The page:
Behavior Appreciation

Improve your performance and self care by developing a positive approach to personal development. This technique uses anchors to find the positive intention (the underlying positive outcome-seeking pattern) underlying a negative behavior. For example, if you burst into tears at times, you have better options than feeling inferior. Instead, this positive approach might help you decide to accept your need to release an emotional burden, and might help you find ways to live without unnecessary stress. 

Identify the behavior.

Select a negative behavior. It may be primarily a feeling, a thought pattern, or physical actions. Include the context in which you carry out the behavior. 

Anchor the context space.

a. Where in your visual field or body does this experience seem to belong? Imagine that this spot is a location that you can step into, and that when you step into it, you will see the location around you where the behavior has occurred. This spot now represents the behavior and its context, like a location or a space where you can stand in your imagination. We’ll call this the “context space.” 

b. Step into this space, imagining that it is the location where the behavior took place. Begin thinking of the behavior in its context. Recall this as vividly as possible. Anchor the behavior and its context to this spot. 

Access your underlying positive motivation.

Even the most negative or unwanted behaviors actually have a positive underlying purpose. Think of the negative behavior that you selected as coming from a part that has a positive underlying motivation. This dramatic change of frame can liberate your creativity and motivation.However, set aside your first ideas as to these underlying motives. 

Get into the “mind” of the part that is responsible for the behavior. This can provide insights that will make this technique more powerful.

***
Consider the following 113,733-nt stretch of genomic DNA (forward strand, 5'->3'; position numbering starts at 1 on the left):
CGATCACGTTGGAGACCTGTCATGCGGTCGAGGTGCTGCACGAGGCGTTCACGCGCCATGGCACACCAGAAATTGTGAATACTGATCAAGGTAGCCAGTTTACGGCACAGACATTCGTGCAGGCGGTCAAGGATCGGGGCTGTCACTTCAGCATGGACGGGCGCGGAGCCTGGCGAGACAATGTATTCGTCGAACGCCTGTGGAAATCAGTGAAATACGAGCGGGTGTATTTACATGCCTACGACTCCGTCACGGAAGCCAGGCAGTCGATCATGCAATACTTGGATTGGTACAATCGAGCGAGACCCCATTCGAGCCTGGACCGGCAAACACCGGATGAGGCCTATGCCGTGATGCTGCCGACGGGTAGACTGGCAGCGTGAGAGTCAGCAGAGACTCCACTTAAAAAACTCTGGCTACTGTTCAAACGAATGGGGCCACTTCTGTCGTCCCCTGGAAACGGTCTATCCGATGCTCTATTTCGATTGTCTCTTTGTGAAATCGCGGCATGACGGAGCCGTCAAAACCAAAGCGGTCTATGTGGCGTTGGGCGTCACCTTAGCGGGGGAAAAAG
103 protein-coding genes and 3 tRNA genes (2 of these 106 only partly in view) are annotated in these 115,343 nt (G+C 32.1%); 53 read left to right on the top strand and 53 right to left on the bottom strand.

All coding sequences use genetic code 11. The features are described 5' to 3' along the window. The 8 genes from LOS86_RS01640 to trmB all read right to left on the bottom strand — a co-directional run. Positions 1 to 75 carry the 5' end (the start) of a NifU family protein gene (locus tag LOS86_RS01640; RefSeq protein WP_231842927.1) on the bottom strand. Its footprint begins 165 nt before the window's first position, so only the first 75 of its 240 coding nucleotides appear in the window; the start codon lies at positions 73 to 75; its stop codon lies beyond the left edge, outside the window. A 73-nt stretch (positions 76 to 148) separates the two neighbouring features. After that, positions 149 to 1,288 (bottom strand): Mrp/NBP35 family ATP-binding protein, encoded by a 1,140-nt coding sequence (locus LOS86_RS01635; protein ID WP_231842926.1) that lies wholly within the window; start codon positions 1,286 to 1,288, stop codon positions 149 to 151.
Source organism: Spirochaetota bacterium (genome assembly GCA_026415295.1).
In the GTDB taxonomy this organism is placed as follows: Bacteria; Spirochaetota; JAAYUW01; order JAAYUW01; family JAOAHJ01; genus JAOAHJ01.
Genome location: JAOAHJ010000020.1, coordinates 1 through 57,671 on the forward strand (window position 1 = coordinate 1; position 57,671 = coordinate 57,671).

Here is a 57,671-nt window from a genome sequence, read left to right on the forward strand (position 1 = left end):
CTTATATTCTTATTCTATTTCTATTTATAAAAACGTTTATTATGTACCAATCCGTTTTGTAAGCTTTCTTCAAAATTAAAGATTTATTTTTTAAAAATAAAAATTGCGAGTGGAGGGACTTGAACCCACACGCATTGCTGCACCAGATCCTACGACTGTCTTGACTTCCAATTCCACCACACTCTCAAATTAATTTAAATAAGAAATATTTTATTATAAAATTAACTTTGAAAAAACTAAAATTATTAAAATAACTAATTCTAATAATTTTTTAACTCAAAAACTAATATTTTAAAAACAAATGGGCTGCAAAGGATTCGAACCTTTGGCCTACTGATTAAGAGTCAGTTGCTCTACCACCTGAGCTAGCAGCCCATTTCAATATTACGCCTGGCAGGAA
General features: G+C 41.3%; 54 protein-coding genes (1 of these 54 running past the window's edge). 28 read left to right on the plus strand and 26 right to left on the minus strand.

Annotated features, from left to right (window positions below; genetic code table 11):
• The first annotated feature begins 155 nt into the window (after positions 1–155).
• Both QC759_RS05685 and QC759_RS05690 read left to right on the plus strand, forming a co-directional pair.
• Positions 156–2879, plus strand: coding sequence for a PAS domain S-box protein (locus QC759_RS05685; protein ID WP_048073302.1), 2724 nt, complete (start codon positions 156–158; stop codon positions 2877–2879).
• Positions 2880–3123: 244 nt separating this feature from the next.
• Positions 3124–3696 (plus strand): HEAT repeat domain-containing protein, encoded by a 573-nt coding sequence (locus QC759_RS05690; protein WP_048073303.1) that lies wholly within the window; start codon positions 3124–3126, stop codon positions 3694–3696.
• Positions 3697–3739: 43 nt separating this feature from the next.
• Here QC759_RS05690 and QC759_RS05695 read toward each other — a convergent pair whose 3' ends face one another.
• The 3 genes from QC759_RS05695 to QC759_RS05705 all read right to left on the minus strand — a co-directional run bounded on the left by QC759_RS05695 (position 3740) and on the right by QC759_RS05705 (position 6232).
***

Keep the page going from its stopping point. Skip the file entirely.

Part Space

a. Imagine that there can be a space that is just for the part; a space that does not include the behavior and its context. We will call this the part space. Step out of the context space, taking this part with you to the part space. You might want to visualize this space as being next to the context space. Remember to leave the behavior and context behind. This leaves you with the part dissociated from the context, so that you may have an easier access to its underlying motives.

b. Now you will clarify the part’s motives with questions. 

At times, speak as if you are the part, speaking in first person. This will help you get an associated experience of the part’s motives. When referring to the negative behavior, point to the previous (context) spot anchor as if it was an actual physical location. This helps you dis-identify from the prior behavior.

“What do I really want to get out of what I had been doing (referring to the negative behavior)?” 

Note: the past perfect tense of “had been doing” helps you mentally distance from the behavior by making it seem to be in the distant past, and implying that you have changed already.

“How do I feel when that desired outcome does or does not occur?”

“When I get the desired outcome, what do I want to do with it?”

“When I get the undesirable parts of the outcome, how to I react to them?” 

Typical reactions include: blaming others, rationalization, spacing out or ignoring it, manipulating others to escape the consequences, isolating, self-soothing such as comfort food, distractions, etc. Continue asking questions such as these until you feel that you have brought out responses that are valuable to you and your part

c. Imagine yourself in the future, looking back upon the situation from a meta-state, at peace, fully able to enjoy the positive outcomes.

In the coming days and weeks, notice any changes in your behavior when this kind of situation arises. Notice any ways that you are more resourceful or have more options.

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